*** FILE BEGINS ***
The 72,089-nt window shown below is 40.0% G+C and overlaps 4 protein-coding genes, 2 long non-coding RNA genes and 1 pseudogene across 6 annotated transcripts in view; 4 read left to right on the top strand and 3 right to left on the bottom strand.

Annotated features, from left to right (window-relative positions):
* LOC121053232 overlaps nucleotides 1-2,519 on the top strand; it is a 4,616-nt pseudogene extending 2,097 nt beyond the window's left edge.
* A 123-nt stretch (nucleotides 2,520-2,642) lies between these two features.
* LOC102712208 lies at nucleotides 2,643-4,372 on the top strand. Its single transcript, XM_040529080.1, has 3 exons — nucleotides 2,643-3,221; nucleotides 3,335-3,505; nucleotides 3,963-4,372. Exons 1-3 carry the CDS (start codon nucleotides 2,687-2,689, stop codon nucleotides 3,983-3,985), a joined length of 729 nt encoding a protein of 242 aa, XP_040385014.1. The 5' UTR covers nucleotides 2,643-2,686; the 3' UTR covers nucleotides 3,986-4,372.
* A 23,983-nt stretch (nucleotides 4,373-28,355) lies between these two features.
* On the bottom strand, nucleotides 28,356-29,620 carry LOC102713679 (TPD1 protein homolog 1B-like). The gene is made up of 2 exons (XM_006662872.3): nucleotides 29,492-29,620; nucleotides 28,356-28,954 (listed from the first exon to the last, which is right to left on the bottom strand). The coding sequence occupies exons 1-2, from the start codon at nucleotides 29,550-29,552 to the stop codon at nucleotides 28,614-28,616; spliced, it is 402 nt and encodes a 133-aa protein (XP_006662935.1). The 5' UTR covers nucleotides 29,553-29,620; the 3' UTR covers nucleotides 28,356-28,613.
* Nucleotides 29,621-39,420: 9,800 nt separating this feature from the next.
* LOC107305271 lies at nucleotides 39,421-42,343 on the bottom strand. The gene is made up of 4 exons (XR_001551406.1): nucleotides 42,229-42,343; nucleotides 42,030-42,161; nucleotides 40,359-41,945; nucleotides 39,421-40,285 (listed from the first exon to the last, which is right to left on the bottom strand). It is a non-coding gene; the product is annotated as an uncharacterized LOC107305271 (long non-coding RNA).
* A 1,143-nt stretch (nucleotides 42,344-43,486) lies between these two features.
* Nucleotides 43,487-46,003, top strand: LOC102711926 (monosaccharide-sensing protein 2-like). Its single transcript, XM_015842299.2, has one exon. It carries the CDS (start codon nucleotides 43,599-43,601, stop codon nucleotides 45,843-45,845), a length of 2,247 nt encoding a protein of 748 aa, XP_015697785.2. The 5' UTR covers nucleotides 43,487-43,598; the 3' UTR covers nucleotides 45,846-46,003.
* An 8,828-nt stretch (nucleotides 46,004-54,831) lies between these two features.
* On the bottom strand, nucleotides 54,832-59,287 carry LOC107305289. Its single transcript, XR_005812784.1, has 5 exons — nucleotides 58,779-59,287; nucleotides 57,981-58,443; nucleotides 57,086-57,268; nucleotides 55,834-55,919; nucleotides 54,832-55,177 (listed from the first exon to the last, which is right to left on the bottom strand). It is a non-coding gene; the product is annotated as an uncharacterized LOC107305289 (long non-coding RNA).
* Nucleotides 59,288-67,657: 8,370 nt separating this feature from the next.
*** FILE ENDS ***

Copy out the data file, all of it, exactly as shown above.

The 72,089-nt window shown below is 40.0% G+C and overlaps 4 protein-coding genes, 2 long non-coding RNA genes and 1 pseudogene across 6 annotated transcripts in view; 4 read left to right on the top strand and 3 right to left on the bottom strand.

Annotated features, from left to right (window-relative positions):
* LOC121053232 overlaps nucleotides 1-2,519 on the top strand; it is a 4,616-nt pseudogene extending 2,097 nt beyond the window's left edge.
* A 123-nt stretch (nucleotides 2,520-2,642) lies between these two features.
* LOC102712208 lies at nucleotides 2,643-4,372 on the top strand. Its single transcript, XM_040529080.1, has 3 exons — nucleotides 2,643-3,221; nucleotides 3,335-3,505; nucleotides 3,963-4,372. Exons 1-3 carry the CDS (start codon nucleotides 2,687-2,689, stop codon nucleotides 3,983-3,985), a joined length of 729 nt encoding a protein of 242 aa, XP_040385014.1. The 5' UTR covers nucleotides 2,643-2,686; the 3' UTR covers nucleotides 3,986-4,372.
* A 23,983-nt stretch (nucleotides 4,373-28,355) lies between these two features.
* On the bottom strand, nucleotides 28,356-29,620 carry LOC102713679 (TPD1 protein homolog 1B-like). The gene is made up of 2 exons (XM_006662872.3): nucleotides 29,492-29,620; nucleotides 28,356-28,954 (listed from the first exon to the last, which is right to left on the bottom strand). The coding sequence occupies exons 1-2, from the start codon at nucleotides 29,550-29,552 to the stop codon at nucleotides 28,614-28,616; spliced, it is 402 nt and encodes a 133-aa protein (XP_006662935.1). The 5' UTR covers nucleotides 29,553-29,620; the 3' UTR covers nucleotides 28,356-28,613.
* Nucleotides 29,621-39,420: 9,800 nt separating this feature from the next.
* LOC107305271 lies at nucleotides 39,421-42,343 on the bottom strand. The gene is made up of 4 exons (XR_001551406.1): nucleotides 42,229-42,343; nucleotides 42,030-42,161; nucleotides 40,359-41,945; nucleotides 39,421-40,285 (listed from the first exon to the last, which is right to left on the bottom strand). It is a non-coding gene; the product is annotated as an uncharacterized LOC107305271 (long non-coding RNA).
* A 1,143-nt stretch (nucleotides 42,344-43,486) lies between these two features.
* Nucleotides 43,487-46,003, top strand: LOC102711926 (monosaccharide-sensing protein 2-like). Its single transcript, XM_015842299.2, has one exon. It carries the CDS (start codon nucleotides 43,599-43,601, stop codon nucleotides 45,843-45,845), a length of 2,247 nt encoding a protein of 748 aa, XP_015697785.2. The 5' UTR covers nucleotides 43,487-43,598; the 3' UTR covers nucleotides 45,846-46,003.
* An 8,828-nt stretch (nucleotides 46,004-54,831) lies between these two features.
* On the bottom strand, nucleotides 54,832-59,287 carry LOC107305289. Its single transcript, XR_005812784.1, has 5 exons — nucleotides 58,779-59,287; nucleotides 57,981-58,443; nucleotides 57,086-57,268; nucleotides 55,834-55,919; nucleotides 54,832-55,177 (listed from the first exon to the last, which is right to left on the bottom strand). It is a non-coding gene; the product is annotated as an uncharacterized LOC107305289 (long non-coding RNA).
* Nucleotides 59,288-67,657: 8,370 nt separating this feature from the next.